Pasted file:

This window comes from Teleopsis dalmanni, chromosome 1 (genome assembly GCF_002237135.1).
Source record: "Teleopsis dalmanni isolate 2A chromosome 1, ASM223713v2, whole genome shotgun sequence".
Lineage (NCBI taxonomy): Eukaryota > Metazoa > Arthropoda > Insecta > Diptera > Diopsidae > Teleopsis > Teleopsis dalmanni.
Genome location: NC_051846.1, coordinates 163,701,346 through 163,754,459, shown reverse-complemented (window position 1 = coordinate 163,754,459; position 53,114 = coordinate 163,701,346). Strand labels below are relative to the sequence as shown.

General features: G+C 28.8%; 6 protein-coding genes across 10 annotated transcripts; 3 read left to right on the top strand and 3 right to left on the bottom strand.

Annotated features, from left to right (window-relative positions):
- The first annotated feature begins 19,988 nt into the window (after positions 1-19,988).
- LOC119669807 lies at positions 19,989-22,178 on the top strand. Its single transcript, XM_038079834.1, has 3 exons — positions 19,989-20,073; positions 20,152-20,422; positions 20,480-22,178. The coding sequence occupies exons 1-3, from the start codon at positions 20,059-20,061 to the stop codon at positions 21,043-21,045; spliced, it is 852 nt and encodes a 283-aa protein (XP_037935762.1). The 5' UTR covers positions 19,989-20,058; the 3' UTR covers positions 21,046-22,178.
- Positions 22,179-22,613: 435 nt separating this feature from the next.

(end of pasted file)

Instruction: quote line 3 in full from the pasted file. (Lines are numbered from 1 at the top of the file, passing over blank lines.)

Lineage (NCBI taxonomy): Eukaryota > Metazoa > Arthropoda > Insecta > Diptera > Diopsidae > Teleopsis > Teleopsis dalmanni.